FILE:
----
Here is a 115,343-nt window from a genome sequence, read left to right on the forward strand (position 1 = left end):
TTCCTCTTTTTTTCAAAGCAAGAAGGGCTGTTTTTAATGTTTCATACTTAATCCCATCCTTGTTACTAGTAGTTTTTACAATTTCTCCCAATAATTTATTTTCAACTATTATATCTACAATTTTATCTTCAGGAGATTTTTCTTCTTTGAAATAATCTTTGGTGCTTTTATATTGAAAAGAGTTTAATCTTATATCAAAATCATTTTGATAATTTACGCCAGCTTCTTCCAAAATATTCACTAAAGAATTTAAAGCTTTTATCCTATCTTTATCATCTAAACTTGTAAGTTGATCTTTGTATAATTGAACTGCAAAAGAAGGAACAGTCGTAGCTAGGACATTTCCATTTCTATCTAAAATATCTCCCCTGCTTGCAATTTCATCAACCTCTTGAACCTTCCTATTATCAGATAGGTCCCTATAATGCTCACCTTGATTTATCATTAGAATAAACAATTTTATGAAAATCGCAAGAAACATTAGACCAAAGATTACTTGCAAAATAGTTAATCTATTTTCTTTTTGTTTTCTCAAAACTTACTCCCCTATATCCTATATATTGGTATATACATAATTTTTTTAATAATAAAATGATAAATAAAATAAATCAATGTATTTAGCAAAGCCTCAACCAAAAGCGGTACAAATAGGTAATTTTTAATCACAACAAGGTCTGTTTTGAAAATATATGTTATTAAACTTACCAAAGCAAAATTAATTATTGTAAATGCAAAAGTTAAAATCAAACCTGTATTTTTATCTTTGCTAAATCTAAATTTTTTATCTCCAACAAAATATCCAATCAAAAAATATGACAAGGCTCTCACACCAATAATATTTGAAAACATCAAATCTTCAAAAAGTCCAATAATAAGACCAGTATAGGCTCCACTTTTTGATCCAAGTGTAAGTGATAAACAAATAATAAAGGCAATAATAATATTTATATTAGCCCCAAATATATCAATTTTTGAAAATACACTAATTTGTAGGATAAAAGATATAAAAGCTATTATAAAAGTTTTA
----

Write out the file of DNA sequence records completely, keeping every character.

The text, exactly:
Here is a 115,343-nt window from a genome sequence, read left to right on the forward strand (position 1 = left end):
TTCCTCTTTTTTTCAAAGCAAGAAGGGCTGTTTTTAATGTTTCATACTTAATCCCATCCTTGTTACTAGTAGTTTTTACAATTTCTCCCAATAATTTATTTTCAACTATTATATCTACAATTTTATCTTCAGGAGATTTTTCTTCTTTGAAATAATCTTTGGTGCTTTTATATTGAAAAGAGTTTAATCTTATATCAAAATCATTTTGATAATTTACGCCAGCTTCTTCCAAAATATTCACTAAAGAATTTAAAGCTTTTATCCTATCTTTATCATCTAAACTTGTAAGTTGATCTTTGTATAATTGAACTGCAAAAGAAGGAACAGTCGTAGCTAGGACATTTCCATTTCTATCTAAAATATCTCCCCTGCTTGCAATTTCATCAACCTCTTGAACCTTCCTATTATCAGATAGGTCCCTATAATGCTCACCTTGATTTATCATTAGAATAAACAATTTTATGAAAATCGCAAGAAACATTAGACCAAAGATTACTTGCAAAATAGTTAATCTATTTTCTTTTTGTTTTCTCAAAACTTACTCCCCTATATCCTATATATTGGTATATACATAATTTTTTTAATAATAAAATGATAAATAAAATAAATCAATGTATTTAGCAAAGCCTCAACCAAAAGCGGTACAAATAGGTAATTTTTAATCACAACAAGGTCTGTTTTGAAAATATATGTTATTAAACTTACCAAAGCAAAATTAATTATTGTAAATGCAAAAGTTAAAATCAAACCTGTATTTTTATCTTTGCTAAATCTAAATTTTTTATCTCCAACAAAATATCCAATCAAAAAATATGACAAGGCTCTCACACCAATAATATTTGAAAACATCAAATCTTCAAAAAGTCCAATAATAAGACCAGTATAGGCTCCACTTTTTGATCCAAGTGTAAGTGATAAACAAATAATAAAGGCAATAATAATATTTATATTAGCCCCAAATATATCAATTTTTGAAAATACACTAATTTGTAGGATAAAAGATATAAAAGCTATTATAAAAGTTTTA